The following report chronicles multiple civil lawsuits and news stories related to incidents of racism, brutality, civil rights violations, and other misconduct by officers from the Geneva Police Department between 2009 until 2020.
All of the civil lawsuits in this report resulted in settlements between the City of Geneva and the plaintiffs, although the amounts of any monetary settlements are not disclosed.
In some cases, the names of the plaintiffs have been redacted from the attached court documents, and those names have been replaced with pseudonyms in the accompanying summaries.
The names of officers who are currently employed by the Geneva Police Department (as of June 26, 2020) are highlighted in bold.
*Warning: This article includes graphic language and descriptions related to police racism, violence and abuse.*
October 13, 2009
A civil action was filed by a Geneva woman (“Paula”) against the City of Geneva, GPD, Police Chief Frank Pane, and officers Steven Vine, Matthew Colton, Randall Grenier, and Richard Regan.
Paula said that, on or around June 15, 2008, Regan and other officers had entered her home without consent, questioned her sons and demanded their identification, made verbal threats, and mocked the family’s Puerto Rican heritage. After the incident, Paula filed a complaint against the officers.
While this complaint was pending, on August 21, 2008, Vine and Colton stopped Paula’s 17-year-old son on the street and arrested him. Paula’s 14-year-old son (“David”) arrived, and his older brother asked David to take home his bag of groceries. According to the civil action:
“Defendant Vine ordered the boys not to speak Spanish and when (David) stated that he did not know much English, Defendant Vine became angry and stated in sum and substance: “Don’t speak Spanish, speak English. This is America”. Defendant Vine grabbed (David) by the throat and pushed him against the police car and began to strike him repeatedly with a police baton.
Thereafter, Defendant Vine and another Geneva officer continued to beat and then unlawfully arrested the 14 year old (David) and placed him in handcuffs in the police car. (David) was thereafter transported to the Geneva Police station where he was detained until being released without charges later that night.”
Later that evening, Paula said Detective Colton knocked loudly on her door and asked to come inside to “look for someone.” When Paula refused to allow the officer into her home, she said he pushed the door, hitting her in the face and entering her home.
Paula said Vine and Grenier arrived shortly thereafter and helped Colton conduct “a warrantless and unlawful search.” According to the civil action:
“(The officers) approached (Paula’s) 16 year old son, who was sitting on the couch. Defendants put a gun to (Paula’)s son’s head and threatened to kill him. (Paula’s) 16 year old son was then manhandled and struck by the defendants, taken off the couch and told at gunpoint that if he moved he was dead.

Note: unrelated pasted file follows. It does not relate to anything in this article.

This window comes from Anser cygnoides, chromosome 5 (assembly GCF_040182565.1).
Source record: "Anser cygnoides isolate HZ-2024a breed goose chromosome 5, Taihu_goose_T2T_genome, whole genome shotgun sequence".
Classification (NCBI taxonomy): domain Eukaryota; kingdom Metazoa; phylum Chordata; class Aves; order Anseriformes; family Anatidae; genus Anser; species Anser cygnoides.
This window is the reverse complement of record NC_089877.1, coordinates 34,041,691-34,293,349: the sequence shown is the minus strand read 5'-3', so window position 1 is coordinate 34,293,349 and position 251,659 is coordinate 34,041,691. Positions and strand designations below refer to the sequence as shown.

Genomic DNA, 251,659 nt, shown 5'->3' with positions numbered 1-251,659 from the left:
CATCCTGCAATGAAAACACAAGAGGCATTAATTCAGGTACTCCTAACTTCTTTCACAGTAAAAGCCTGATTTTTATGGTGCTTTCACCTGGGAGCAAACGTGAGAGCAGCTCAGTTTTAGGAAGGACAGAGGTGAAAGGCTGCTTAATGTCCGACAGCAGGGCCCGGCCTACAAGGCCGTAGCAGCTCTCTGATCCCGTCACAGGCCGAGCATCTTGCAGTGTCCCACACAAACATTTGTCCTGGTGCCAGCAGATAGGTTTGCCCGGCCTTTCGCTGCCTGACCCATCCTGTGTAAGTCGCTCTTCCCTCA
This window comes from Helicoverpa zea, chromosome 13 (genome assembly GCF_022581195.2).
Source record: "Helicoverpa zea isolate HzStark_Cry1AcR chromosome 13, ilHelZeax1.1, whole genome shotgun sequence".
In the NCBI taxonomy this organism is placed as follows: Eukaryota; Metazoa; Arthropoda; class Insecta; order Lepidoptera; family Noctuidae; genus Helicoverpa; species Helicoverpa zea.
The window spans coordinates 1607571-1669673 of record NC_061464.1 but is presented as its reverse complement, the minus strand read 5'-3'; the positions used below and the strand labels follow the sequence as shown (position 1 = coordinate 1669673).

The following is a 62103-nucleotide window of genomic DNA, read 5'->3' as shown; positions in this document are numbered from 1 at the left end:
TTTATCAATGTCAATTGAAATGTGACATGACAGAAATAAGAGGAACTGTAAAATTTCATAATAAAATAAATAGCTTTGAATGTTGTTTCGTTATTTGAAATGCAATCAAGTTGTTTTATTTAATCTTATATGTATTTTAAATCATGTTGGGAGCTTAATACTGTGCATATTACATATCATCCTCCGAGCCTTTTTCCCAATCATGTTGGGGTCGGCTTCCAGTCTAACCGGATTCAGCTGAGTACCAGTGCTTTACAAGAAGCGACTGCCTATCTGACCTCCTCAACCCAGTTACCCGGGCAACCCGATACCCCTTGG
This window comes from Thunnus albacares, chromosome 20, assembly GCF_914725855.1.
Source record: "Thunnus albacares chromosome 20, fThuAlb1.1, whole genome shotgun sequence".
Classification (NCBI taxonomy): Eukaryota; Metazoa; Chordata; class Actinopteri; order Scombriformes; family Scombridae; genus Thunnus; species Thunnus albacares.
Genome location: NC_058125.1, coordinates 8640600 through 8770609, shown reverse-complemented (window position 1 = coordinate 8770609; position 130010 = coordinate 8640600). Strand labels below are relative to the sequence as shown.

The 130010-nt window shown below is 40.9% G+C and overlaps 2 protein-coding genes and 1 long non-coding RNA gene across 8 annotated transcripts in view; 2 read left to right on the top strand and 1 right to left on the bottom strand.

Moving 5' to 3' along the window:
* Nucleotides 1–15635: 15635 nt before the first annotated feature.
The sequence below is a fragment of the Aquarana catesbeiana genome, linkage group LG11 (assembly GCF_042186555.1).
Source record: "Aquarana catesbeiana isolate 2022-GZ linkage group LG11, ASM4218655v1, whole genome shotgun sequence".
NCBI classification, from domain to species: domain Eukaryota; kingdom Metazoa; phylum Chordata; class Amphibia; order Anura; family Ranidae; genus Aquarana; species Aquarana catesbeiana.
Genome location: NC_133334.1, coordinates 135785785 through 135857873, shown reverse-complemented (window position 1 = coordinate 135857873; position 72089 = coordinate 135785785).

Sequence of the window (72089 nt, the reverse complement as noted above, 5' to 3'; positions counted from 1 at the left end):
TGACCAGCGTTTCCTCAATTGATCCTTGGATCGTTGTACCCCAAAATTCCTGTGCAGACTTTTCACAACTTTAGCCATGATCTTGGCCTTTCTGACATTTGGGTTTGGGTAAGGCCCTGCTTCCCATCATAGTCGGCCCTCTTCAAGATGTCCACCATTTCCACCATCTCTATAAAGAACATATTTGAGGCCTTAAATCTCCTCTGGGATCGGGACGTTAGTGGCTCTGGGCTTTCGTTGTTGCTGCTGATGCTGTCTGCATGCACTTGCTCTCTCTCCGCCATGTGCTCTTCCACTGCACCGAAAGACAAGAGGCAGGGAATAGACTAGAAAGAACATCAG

(Paula), seeing her 16 year old son being assaulted and threatened with a gun tried to place herself between the defendant Grenier‘s drawn handgun and her son, telling the Defendant Grenier that he would have to shoot her first. Defendants forcibly threw (Paula) to the floor of her living room and twisted her arms behind her back applying pressure and the weight of both defendants on her back.”
Defendants repeatedly denied (Paula)’s request to use the bathroom and replied to her that if she needed to use the bathroom, she could go on the floor. (Paula) was forced to urinate on herself on her living room floor. Defendant Grenier then slammed his knee into the back of (Paula), and proceeded to beat her around the head and neck, torso, legs and face. The Defendants yanked on (Paula’s) handcuffed wrists and tried to violently pull her up and yelled: “Stand up, you’re resisting arrest.”
Due to the malicious treatment of (Paula) by Defendants Grenier and other offices present, (Paula) was caused physical injuries including back sprains, radiculopathy, hematoma, abrasions, and bruising to her face, head and torso, and suffered deep psychological emotional humiliation.”
On May 25, 2011, a motion was filed by Paula’s lawyer for a settlement of $20,000. Paula and her sons had moved back to Puerto Rico, making it difficult for Paula to continue attending court dates.
On July 12, 2011, a “stipulation of discontinuance” was filed and the attorneys on both sides agreed to end the case after one year and nine months.
November 13, 2010
Aisha McCoy was walking with her two-year old child on Tillman Street near Exchange Street when she was surrounded and searched by Geneva Police Department officers Carmen Reale, Randall Grenier, David Felice and Mark Cirone. Aisha, a young mother with no criminal record, was told to leave the scene. While she was inside a nearby store with her child, the officers arrested and handcuffed her boyfriend.
Upon leaving the store, Aisha began walking and talking on her cell phone with her father while holding her child. Reale got on his police bicycle, chased down McCoy, tackled her from behind, and began punching her, breaking her eye socket. A witness testified that when Reale tackled McCoy, the child was thrown to the ground and then picked up by a passerby. Reale injured his hand punching McCoy and would end up on paid medical leave due to the injury.
McCoy was arrested and charged with endangering the welfare of a child, resisting arrest and disorderly conduct.
When McCoy was arrested, no one asked her for her full name, and a press release from the Geneva Police Department announcing the arrest referred to her as simply “Aisha.” In addition, she was labeled on the police report as “black,” although she is part Brazilian, part Puerto Rican and part Caucasian.